Charcoal Retort D. 7-9

Before and after…

Making blacksmithing charcoal by hand.

This weeks scrap wood generously provided by Chris and his crew again, who have always been more than willing to assist with my experiments.

The major new development this week was not in the burn phase, but in the chop and sort phase of the process. Using some scrap 2×6 and a piece of 0.5″ wire mesh, I made a sifting screen box. This made the process of taking out the small bits and dust much easier and even facilitated reclaiming some of the old charcoal buried in the bottom of the bin. Eventually I would like to make one with smaller mesh to separate fine pieces from dust but in the meantime they are both in the same bag.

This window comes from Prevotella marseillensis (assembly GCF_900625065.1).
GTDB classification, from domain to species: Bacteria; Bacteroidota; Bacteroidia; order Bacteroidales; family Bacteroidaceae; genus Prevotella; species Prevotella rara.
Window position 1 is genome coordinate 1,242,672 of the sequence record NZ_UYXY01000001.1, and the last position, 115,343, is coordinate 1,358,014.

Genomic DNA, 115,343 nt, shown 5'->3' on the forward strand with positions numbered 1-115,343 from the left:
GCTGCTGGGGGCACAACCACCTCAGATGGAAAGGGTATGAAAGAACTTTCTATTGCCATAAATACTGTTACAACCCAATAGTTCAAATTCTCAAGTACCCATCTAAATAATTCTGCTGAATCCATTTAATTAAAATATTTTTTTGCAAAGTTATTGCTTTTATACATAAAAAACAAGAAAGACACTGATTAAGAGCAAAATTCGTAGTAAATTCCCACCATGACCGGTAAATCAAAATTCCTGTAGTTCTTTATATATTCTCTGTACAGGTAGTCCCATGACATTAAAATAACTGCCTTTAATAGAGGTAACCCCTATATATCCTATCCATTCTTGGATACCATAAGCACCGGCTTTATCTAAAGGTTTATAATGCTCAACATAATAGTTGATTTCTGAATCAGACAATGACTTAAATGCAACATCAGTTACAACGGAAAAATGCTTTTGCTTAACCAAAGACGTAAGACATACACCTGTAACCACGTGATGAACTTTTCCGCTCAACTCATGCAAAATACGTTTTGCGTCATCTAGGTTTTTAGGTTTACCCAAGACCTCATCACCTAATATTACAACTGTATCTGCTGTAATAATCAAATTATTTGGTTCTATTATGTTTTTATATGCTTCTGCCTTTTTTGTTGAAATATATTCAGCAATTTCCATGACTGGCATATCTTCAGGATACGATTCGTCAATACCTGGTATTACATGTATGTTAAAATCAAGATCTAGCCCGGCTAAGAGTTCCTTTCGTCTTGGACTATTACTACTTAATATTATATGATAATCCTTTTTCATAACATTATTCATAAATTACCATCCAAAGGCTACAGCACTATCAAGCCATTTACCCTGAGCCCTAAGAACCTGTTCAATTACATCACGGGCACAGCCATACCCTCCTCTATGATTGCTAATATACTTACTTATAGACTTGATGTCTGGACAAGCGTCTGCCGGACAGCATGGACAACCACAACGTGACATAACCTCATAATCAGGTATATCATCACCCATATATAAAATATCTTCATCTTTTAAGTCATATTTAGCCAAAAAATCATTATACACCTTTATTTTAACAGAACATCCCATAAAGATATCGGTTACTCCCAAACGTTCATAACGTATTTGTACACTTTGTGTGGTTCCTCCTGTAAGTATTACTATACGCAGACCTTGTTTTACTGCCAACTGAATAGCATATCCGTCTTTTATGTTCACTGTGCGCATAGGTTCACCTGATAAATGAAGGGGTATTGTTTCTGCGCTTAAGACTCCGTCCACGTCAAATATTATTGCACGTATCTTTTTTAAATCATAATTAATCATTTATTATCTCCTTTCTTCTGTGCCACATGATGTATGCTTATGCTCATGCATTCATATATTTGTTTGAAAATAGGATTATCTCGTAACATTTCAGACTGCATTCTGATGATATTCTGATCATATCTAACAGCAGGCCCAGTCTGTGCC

Making blacksmithing charcoal by hand.

Chopping and sorting blacksmithing charcoal by hand.

Screened charcoal dust and fines.

Screened charcoal dust and fines.

The first of the three burn days was definitely categorized as research rather than art. Most of the wood was in larger pieces, approximately 24″ 2x10s, and some of the fuel was damp which is a recipe for disaster in the world of charcoal making. The yield was very low, around two or three buckets, and the rest was split and went back into the retort and combustion chamber for a second round.

An overfilled retort produces very low yield.

The second and third rounds were as they should have been, though number three was a bit low on wood as we had reached the end of the stockpile. The three batches this week are estimated to have produced around twenty buckets of charcoal.

Read more about the charcoal making process and why we do it: How Charcoal is Made
Find out about the construction and operation of our new and improved charcoal kiln: Charcoal Kiln V.3

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